On Sunday 15th May, the Bharatiya Vrund Gaan (BVG) Indian Choir of England performed at The Watersmeet Theatre, London. The performance, titled Rang Dvhani – ‘The Sounds of Colour’ – was delivered in collaboration with Subrang arts and explored “the colours of emotions (Rasas) that can be found in the sweet sound of Indian Music – from the vibrant folk sounds of the Holi, the heavenly sounds of the monsoon, the devotional sound of bhakti to the soul-stirring romantic songs Radhna and Krishna” 

The artistic director of the BVG and soon to be University of Salford alumnus Rakesh Joshi took part in an interview to share more about the amazing BVG, his part in the show and his experiences studying at Salford. 

1. What is your journey from a University of Salford student to where you are now? 

I started my DMA (Doctor of Musical Arts) PhD in September 2018 and submitted my papers in April 2023.  It was a great learning and studying experience at the University of Salford. I especially enjoyed working in the various music studios, playing piano and meeting with the different professors and students. In February 2020, I composed and recorded four Indian choir songs with string players from Greater Manchester. From 2018 to 2020, I performed iconic concerts at reputed venues such as the Bridgewater Hall, Southbank Centre, The Lowry and in India. 

2. What role do you play in the production of Rangdhvani, The Sounds of Colour? What does the show mean to you? 

I am an artistic director of Bharatiya Vrund Gaan (BVG-the Indian Choir of England). I composed 14 songs and lead the first Indian choir collaboration with Indian dancers of Subrang Arts. It was a very challenging and joyful experience working with choir singers, dancers and four musicians.  

The Indian Choir of England performing in front of a starred black background. Rakesh is at the foreground as Artistic Director. The aim of the image is too show the choir performing and visually demonstrate Rakesh' role in the BVG.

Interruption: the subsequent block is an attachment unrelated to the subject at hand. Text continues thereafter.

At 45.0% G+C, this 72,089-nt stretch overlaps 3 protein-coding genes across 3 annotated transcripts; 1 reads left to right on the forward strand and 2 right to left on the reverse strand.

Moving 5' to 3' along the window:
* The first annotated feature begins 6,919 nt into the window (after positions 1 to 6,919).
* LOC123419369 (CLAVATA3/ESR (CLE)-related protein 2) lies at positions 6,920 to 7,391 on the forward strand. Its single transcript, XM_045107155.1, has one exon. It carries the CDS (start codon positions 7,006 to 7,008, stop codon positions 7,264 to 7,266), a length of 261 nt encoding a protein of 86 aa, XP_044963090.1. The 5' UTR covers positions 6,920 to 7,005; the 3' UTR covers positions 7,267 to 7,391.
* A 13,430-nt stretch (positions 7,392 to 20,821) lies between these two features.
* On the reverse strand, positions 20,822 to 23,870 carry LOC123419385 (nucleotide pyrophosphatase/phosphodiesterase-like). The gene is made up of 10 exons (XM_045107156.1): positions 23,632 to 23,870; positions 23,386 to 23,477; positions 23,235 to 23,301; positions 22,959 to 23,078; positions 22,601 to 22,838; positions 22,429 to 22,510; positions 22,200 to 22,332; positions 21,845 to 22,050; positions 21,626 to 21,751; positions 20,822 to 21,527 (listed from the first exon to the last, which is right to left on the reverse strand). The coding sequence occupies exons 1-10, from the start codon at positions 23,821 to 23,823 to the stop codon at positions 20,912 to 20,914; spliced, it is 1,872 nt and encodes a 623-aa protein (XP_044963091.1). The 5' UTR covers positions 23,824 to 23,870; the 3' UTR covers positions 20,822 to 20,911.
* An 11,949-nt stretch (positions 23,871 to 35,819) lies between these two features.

The Bharatiya Vrund Gaan, The Indian Choir of England

3. How did your studies at the University help you in your career? 

DMA study provided me with an opportunity to write about my four grand music projects. The study helped me to write academically by using correct references, citations and links. It provided me with an educational and high-level platform where my musical and academic work was recognised by the Universities, Indian and Western music world.  

4. What advice would you give students and graduates who want to pursue a career in Music? 

Nothing is impossible if you have pure dedication, passion, and faith in your aim and focus. With hard work and confidence, you will achieve your goal. Sometimes, it takes time but never lose courage, if you know you are on the right path, you will achieve your goal. Give a few minutes of time to yourself daily, close your eyes and meditate, and see where you are and where you want to go, you will find the light and direction.  

Living life with perfection in the work that you want to do will give you happiness, peace and inner joy, which may also inspire many.  

All the best! 

I would like to wish Rakesh a huge thank you for sharing his experiences with us! If you are a graduate who wants to share their story or advice, please do not hesitate to contact me or the alumni team. 

Amos Brooks – Alumni Engagement Officer:  

LinkedIn: Amos Brooks | LinkedIn 

E: a.j.brooks2@salford.ac.uk 

Alumni Team: 

E: alumni@salford.ac.uk